One may be confused when given a function rule to get it's range from it. It's very simple as far as you follow carefully.

Consider the function

f(x) = 5

____

x-3

.

Notice that there is no output number when the input number is 3 , since division by zero is meaningless.

File image of an elementary function

This means x can have any value except 3. We say that 3 is not in the domain of the function f.

**The domain of a function contains every possible input number** unless otherwise specified.

The otherwise could be example, one could be given g(x) = 3x + 7 for x > 2. Then the domain is the interval (2,∞). If it were not for the restriction on the domain, it would have a domain of (-∞,∞).

**The range of a function**We call the set of all inputs of a function its domain, and we call the set of all outputs of a function its range.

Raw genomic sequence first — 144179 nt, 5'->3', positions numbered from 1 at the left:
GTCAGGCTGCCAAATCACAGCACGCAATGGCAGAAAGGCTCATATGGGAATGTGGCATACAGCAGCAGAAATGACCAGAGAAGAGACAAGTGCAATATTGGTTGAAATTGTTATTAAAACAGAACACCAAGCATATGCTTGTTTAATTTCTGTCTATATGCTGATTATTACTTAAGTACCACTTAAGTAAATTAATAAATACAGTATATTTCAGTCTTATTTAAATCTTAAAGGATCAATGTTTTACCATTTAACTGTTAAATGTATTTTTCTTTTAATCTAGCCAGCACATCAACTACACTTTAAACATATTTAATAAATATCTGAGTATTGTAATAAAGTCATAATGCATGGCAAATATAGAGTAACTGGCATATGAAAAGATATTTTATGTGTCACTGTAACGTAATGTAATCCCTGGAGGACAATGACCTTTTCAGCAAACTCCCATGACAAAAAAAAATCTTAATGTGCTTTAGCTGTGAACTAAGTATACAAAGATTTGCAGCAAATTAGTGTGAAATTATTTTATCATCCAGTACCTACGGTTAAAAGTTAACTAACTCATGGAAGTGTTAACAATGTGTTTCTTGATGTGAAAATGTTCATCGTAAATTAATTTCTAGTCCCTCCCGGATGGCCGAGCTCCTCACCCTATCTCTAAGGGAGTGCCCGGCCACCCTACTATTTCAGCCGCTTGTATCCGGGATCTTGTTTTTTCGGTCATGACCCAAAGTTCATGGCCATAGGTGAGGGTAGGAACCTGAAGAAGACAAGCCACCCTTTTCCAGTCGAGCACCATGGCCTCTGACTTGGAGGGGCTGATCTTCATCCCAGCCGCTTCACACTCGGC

It is much easier, in general, to look at the equation of a function and figure out its domain than it is to figure out its range.

For example, if

f(x) = x + 2

______

x - 3.

We can see that its domain is all real numbers except 3. And

{x=R,x≠3} in interval notation.

However, it is not as easy to see what the the range must be. A good technique to use is to replace the f(x) in the equation with y and solve the equation for x(make x the subject). It would look this way:

x = 3y + 2

____

y - 1

Thus one can see that the output number can be anything except 1. Thus, the range of the function is all real numbers except 1. Range = {y:y=R,y≠1}

Goodluck!